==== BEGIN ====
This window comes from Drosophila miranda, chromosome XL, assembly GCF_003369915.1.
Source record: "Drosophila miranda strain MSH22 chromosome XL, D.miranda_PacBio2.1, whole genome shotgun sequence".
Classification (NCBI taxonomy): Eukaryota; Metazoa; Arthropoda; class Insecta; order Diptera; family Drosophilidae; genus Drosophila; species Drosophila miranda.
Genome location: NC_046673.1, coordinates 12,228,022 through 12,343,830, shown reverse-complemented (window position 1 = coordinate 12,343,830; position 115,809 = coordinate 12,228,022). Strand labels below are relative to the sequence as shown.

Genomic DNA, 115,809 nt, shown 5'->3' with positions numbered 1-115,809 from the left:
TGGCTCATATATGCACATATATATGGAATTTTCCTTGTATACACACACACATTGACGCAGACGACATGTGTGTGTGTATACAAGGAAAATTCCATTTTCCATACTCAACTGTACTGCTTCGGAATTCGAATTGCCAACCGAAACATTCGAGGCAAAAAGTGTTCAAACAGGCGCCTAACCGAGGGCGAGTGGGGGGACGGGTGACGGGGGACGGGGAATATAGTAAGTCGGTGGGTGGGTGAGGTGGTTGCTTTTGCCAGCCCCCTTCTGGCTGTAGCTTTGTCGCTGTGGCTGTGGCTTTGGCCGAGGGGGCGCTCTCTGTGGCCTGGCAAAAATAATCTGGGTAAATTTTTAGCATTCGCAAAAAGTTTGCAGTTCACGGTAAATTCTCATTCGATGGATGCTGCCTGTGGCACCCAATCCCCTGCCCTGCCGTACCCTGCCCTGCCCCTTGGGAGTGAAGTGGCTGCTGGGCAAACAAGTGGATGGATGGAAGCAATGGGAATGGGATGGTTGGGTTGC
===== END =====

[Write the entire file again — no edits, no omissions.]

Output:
This window comes from Drosophila miranda, chromosome XL, assembly GCF_003369915.1.
Source record: "Drosophila miranda strain MSH22 chromosome XL, D.miranda_PacBio2.1, whole genome shotgun sequence".
Classification (NCBI taxonomy): Eukaryota; Metazoa; Arthropoda; class Insecta; order Diptera; family Drosophilidae; genus Drosophila; species Drosophila miranda.
Genome location: NC_046673.1, coordinates 12,228,022 through 12,343,830, shown reverse-complemented (window position 1 = coordinate 12,343,830; position 115,809 = coordinate 12,228,022). Strand labels below are relative to the sequence as shown.

Genomic DNA, 115,809 nt, shown 5'->3' with positions numbered 1-115,809 from the left:
TGGCTCATATATGCACATATATATGGAATTTTCCTTGTATACACACACACATTGACGCAGACGACATGTGTGTGTGTATACAAGGAAAATTCCATTTTCCATACTCAACTGTACTGCTTCGGAATTCGAATTGCCAACCGAAACATTCGAGGCAAAAAGTGTTCAAACAGGCGCCTAACCGAGGGCGAGTGGGGGGACGGGTGACGGGGGACGGGGAATATAGTAAGTCGGTGGGTGGGTGAGGTGGTTGCTTTTGCCAGCCCCCTTCTGGCTGTAGCTTTGTCGCTGTGGCTGTGGCTTTGGCCGAGGGGGCGCTCTCTGTGGCCTGGCAAAAATAATCTGGGTAAATTTTTAGCATTCGCAAAAAGTTTGCAGTTCACGGTAAATTCTCATTCGATGGATGCTGCCTGTGGCACCCAATCCCCTGCCCTGCCGTACCCTGCCCTGCCCCTTGGGAGTGAAGTGGCTGCTGGGCAAACAAGTGGATGGATGGAAGCAATGGGAATGGGATGGTTGGGTTGC